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Why Not Replace SSL Certificates With PGP Keys?

vik (17857) writes | about a year ago


vik (17857) writes "The whole SSL process has been infiltrated by the NSA, GCSB and other n'er-do-wells. If governments want a man-in-the-middle certificate they simply issue a secret gagging order to the CA to make them issue one. Consequently "certified" SSL certificates can no longer be trusted. Ironically self-issued certificates are more secure, but not easily verified.

However, PGP/GPG keys can be trusted and independently verified. They are as secure as we can get for now. Why not replace the broken SSL CA system with GPG/PGP encryption keys? Make the NSA-infiltrated stuff obsolete, and rely on a real-world web of trust?"

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Because sabotage (1)

Wonko the Sane (25252) | about a year ago | (#44787355)

Re:Because sabotage (1)

vik (17857) | about a year ago | (#44787639)

IPSEC packet handling is separate from the PGP algorithm. Because one application using PGP may have been sabotaged, this does not mean the entire PGP system is broken, or that using SSL is any safer. There is stil a strong case to replace SSL with PGP.

Re:Because sabotage (1)

Wonko the Sane (25252) | about a year ago | (#44787909)

You're missing the point.

Any coordinated attempt to establish a secure industry standard which has no backdoors or intentional weaknesses will be subject to infiltration and sabotage efforts. It doesn't matter what technology is involved.

That's not to say it's impossible in the future, but it does explain why it hasn't been done yet.r />

Re:Because sabotage (1)

darue (2699381) | about a year ago | (#44788353)

probably true

Problem solved, move on (0)

Anonymous Coward | about a year ago | (#44787677)

The problem you're describing can surely be avoided through the use of certificate pinning. There are plenty of implementations of this including TACK [] from Moxie Marlinspike. There's also his Convergence [] which is a "secure replacement for the Certificate Authority System." I would investigate what's already out there before you try to roll your own implementation that requires a WoT using PGP/GPG keys.

Re:Problem solved, move on (1)

vik (17857) | about a year ago | (#44787761)

Convergence is no longer in active development, and TACK uses elliptic curve keys, which are suspect.

Thanks for the heads up ! (1)

Taco Cowboy (5327) | about a year ago | (#44788227)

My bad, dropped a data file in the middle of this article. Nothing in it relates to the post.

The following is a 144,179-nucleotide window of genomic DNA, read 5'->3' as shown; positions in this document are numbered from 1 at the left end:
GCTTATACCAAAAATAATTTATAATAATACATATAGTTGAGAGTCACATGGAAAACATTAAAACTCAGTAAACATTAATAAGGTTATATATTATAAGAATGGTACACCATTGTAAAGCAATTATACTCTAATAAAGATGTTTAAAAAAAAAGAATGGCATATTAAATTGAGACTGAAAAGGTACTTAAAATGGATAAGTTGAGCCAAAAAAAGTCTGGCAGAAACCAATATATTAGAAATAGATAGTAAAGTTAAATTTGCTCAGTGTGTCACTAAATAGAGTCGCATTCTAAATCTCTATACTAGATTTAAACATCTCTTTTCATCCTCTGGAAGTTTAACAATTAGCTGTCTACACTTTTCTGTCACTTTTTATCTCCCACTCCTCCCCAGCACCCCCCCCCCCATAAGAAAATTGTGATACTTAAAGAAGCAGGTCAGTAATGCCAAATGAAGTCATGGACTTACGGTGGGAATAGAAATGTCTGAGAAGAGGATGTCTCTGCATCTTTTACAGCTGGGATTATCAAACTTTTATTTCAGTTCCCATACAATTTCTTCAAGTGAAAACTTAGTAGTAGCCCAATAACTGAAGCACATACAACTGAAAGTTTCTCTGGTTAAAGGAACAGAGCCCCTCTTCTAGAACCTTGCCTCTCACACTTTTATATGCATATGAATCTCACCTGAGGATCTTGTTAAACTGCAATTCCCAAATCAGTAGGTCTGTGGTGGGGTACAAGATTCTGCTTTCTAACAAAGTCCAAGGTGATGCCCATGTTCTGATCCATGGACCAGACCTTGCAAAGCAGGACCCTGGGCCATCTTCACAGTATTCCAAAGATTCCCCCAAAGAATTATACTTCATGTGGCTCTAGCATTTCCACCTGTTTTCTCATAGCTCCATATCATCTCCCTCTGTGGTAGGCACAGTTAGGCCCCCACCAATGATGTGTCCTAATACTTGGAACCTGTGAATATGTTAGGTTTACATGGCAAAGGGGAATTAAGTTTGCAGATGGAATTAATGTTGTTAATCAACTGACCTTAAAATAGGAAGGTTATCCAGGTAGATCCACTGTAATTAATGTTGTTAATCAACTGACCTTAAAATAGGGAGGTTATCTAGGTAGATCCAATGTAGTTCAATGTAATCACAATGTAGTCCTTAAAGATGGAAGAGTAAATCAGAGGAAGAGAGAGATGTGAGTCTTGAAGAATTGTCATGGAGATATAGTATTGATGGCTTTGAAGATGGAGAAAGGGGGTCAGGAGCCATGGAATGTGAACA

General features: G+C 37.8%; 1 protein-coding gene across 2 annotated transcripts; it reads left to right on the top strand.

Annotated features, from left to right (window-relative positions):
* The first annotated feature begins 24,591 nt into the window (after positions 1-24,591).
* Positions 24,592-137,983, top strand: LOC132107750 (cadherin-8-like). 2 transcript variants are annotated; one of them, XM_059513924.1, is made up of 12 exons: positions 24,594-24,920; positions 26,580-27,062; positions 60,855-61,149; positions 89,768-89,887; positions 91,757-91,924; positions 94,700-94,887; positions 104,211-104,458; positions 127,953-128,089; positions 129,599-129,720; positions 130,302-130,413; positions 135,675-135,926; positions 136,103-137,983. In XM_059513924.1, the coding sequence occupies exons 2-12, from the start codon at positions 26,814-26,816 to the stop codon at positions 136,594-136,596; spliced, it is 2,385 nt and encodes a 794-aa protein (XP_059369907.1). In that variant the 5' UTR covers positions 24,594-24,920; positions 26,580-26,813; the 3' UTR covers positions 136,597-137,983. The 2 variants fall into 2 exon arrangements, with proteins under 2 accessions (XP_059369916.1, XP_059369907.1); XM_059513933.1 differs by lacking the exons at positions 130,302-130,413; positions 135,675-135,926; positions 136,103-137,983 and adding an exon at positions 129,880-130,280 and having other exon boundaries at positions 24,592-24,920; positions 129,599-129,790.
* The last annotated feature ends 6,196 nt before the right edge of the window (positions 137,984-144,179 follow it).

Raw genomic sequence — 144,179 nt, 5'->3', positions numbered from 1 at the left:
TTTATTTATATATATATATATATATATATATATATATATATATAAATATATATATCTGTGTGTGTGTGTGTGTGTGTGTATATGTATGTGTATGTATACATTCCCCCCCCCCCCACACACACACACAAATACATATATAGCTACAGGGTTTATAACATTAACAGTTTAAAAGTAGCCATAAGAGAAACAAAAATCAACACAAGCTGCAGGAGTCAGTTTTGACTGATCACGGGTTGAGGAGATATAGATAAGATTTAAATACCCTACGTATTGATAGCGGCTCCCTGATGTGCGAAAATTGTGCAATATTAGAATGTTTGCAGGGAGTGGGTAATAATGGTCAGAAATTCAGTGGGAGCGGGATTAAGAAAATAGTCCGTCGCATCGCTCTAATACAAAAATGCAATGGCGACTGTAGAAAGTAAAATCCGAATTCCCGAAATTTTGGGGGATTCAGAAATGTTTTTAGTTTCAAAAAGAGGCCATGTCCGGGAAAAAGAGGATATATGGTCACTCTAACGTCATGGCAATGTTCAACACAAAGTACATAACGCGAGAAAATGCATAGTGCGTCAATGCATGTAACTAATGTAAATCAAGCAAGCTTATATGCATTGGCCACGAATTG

Convergence is no longer in active development, and TACK uses elliptic curve keys, which are suspect.

Many thanks for the heads up !

The development for Convergence has stopped since 2011, and TACK ain't as secured as it should be.

"Independently verified" ... How? (1)

stoborrobots (577882) | about a year ago | (#44788159)

This idea relies on the assumption that:

... PGP/GPG keys can be trusted and independently verified...

But this is in no way guaranteed. How would you independently verify a PGP key? What additional level of guarantee do you have using PGP which you don't have by using a certificate?

The underlying infrastructure behind SSL keys and PGP keys are the same: you have a small collection of trusted, independently verified entities, who then verify and mark keys for the people they verify. As long as you can find a sequence (a "certificate chain", or "Web of Trust") of verification markings (called "certificates" or "signatures") from the presented key to a key you can trust (a "Certificate Authority" or "Trusted Key"), you accept the presented key. There is nothing in PGP which prevents an eavesdropper using a gag order or a gun to compel someone in the trusted sequence into issuing a man-in-the-middle signature, much like you assert they could do for an SSL certificate...

What extra does using PGP buy us, other than that I probably met the head of the trust chain at least once?

sounds good. Get it done folks. (1)

darue (2699381) | about a year ago | (#44788347)

wouldn't someone have to host a repository of public keys (for use in authenticating?)
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